Below is a blog post submitted by David J. Smith, who decided to answer a question he frequently gets, “How do I explain what peace studies is about?” Hopefully this post will help you answer that question!

“Get a Job” is the reframe from 1957 Silhouettes’ song of the same name.[1] Now I suppose many of you reading this blog are much too young to know the song, but it’s message resonates today.   The need to find work, a career, a gig – whatever you might call it –  is more important than ever before.  Undergraduate education (particularly liberal arts based), where once focusing on careers was not important (we focused on “enlightenment”) has changed.  Today, college students know from the first day of college that studying in an area that will lead to a meaningful (and well-paying) career is essential.  Often a large student debt ($37,172 is the national average) can be an uncomfortable reminder of this.  At breaks from school, parents might not so much ask about what you have learned about Plato or Newton or Impressionism than about the internship or student teaching (my daughter is an education major) that needs to be done before graduation.  Aligning learning with career opportunities is an essential objective of college faculty and advisors.  This then presents a central question for the student studying peace:  Does a peace related degree or field of study provide a gateway to employment?  Will it help me “get a job”?

As a career coach, I am asked this question frequently.  And my answer is unequivocally yes… but.   As the world is changing and the problems and challenges we face become more complex, having aptitudes and awareness that are acquired through peace and conflict resolution related studies have applications to a range of fields and areas.  But many can’t see that.  And that is the problem for the recent graduate.  He or she needs to be prepared to make the case for the relevancy of their study to prospective employers (as well as their parents!)  They have to be prepared to “teach” about the field in some cases.

Reductionism is often derided because it oversimplifies complexity where complexity is important to understanding.  But breaking down an abstract and imprecise concept like peace can be helpful in getting others to understand what peace means in a practical way.   The manifestation of peace in outcomes such as social improvement (like the reduction of violence) is an important way to get others to understand “how” peace works. Developing the language of “application” to serious social community and global challenges like global warming, extremism, community violence, economic inequity, or xenophobia is the key.  Learn to explain to someone what peace does and how it works. Rather than saying “peace approaches bring about improved relations” discuss a specific project or initiative where that actually took place and describe the specific strategies that were used like community dialogue or using local assets and strengths, and what role you can play in that.   What are your specific skills?  Answer, not “I can help bring people together” rather “I know how to apply for grants and find resources can be used to improve community life and here is how I would go about doing it.”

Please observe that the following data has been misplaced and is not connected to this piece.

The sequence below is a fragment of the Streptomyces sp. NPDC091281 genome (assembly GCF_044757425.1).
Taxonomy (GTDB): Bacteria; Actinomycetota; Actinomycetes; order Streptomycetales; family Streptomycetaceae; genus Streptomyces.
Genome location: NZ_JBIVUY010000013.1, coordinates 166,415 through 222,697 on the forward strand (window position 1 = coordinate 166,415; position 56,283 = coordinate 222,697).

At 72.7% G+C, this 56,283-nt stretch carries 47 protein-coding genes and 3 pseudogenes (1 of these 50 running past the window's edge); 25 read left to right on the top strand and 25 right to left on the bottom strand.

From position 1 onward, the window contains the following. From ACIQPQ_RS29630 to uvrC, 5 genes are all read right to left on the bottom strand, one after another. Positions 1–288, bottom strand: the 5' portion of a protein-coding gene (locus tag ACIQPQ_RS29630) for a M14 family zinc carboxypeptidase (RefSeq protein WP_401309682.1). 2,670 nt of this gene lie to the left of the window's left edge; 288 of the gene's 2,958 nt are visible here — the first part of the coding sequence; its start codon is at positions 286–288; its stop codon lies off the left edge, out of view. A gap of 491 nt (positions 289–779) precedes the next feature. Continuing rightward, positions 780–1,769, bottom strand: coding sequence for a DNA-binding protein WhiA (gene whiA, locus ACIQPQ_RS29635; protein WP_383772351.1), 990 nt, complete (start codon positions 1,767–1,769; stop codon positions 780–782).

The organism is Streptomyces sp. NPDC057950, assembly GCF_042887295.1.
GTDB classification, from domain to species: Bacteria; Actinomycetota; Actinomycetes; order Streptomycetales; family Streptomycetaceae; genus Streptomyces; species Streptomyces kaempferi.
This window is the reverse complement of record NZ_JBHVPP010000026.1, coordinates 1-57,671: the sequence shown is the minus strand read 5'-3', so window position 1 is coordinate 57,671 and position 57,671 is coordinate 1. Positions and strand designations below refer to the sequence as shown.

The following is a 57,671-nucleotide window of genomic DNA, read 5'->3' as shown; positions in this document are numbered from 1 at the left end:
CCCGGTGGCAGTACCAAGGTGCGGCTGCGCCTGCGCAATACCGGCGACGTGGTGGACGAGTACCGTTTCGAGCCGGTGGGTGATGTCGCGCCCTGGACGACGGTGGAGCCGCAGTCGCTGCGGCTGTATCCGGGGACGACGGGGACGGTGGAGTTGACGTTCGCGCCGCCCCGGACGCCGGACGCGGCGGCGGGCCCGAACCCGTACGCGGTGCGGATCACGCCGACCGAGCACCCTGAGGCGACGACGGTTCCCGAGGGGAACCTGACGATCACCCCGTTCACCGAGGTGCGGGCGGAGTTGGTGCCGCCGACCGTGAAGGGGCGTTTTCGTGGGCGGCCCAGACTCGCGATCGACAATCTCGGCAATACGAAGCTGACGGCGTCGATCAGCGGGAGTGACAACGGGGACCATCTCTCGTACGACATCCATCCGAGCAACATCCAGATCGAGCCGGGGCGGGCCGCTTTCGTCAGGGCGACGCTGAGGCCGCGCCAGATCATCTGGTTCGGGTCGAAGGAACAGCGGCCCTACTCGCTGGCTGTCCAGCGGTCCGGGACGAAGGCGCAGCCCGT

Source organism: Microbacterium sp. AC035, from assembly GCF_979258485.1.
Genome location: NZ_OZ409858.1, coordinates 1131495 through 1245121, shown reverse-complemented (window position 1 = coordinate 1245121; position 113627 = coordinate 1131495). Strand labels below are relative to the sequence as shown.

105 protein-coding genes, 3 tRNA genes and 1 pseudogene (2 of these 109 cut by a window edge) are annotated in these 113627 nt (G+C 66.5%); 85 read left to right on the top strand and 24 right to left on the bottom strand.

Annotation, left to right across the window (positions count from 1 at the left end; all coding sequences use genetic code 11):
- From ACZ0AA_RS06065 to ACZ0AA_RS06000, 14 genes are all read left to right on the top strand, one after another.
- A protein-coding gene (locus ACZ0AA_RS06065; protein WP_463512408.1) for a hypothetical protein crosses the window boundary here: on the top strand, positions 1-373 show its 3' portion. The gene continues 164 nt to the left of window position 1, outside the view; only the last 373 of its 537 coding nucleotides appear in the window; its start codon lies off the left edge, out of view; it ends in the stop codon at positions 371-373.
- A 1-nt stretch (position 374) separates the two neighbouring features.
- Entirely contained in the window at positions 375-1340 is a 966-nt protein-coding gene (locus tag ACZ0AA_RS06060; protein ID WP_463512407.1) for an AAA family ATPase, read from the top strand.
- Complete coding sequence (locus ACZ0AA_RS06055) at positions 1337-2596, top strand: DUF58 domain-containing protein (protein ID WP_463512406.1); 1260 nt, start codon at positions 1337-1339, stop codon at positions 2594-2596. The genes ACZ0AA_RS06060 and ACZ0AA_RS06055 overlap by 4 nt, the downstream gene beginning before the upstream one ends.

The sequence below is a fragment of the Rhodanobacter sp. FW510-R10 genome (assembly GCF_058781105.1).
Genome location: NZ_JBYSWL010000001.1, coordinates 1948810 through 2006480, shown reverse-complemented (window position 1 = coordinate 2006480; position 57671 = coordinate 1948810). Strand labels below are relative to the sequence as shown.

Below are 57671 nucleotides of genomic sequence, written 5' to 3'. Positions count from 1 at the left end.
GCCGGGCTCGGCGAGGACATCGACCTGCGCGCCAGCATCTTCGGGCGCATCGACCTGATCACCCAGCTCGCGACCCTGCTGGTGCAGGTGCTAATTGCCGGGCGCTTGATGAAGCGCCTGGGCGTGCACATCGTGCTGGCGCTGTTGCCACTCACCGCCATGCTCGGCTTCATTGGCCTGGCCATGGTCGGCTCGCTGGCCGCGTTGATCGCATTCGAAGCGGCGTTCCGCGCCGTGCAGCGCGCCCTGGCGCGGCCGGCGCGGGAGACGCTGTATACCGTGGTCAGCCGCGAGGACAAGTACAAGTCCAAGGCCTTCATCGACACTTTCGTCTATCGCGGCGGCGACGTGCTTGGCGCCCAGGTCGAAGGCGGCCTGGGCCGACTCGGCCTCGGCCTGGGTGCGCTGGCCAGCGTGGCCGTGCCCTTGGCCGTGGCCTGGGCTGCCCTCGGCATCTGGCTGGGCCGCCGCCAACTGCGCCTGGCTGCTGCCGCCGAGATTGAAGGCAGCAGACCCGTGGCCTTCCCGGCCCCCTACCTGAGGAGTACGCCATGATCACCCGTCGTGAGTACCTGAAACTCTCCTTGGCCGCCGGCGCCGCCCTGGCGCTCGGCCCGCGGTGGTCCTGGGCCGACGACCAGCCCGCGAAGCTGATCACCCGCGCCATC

In a recent edition of The Peace Chronicle (Spring/Fall 2017), I addressed the issue of how to explain what a peace studies major is studying on a resume or job application.  My response: describe your studies in a project based way.  Describe a specific paper/activity/project you were involved in.   Rather than defining peace studies, illustrate what the specific contributions of your experience might be.

Granted, this is not so easy.   And it assumes that you have the opportunity as a student to engage in the application of your learning.   If you are in a program of study now, make sure to seek out applications of your learning.   Consider every project or paper you work on as something that might provide insight to an employer as to what you can do.  Talk to your instructors about taking papers that are more theoretical and making them more applied.  Think about how these applications relate to solving important issues of change.  That is the key to making your case and getting a job.

David J. Smith is the author of Peace Jobs: A Student’s Guide to Starting a Career Working for Peace (IAP 2016).  He can be reached at  More about his work can be found at

[1]  The first verse of the song is:

Yip yip yip yip yip yip yip yip
Sha na na na, sha na na na na
Sha na na na, sha na na na na
Sha na na na, sha na na na na
Sha na na na, sha na na na na
Yip yip yip yip yip yip yip yip
Mum mum mum mum mum mum
Get a job, sha na na na, sha na na na na

“Get a Job,” Robinson Recording, written by Beal, Edwards, Lewin & Horton (1957)


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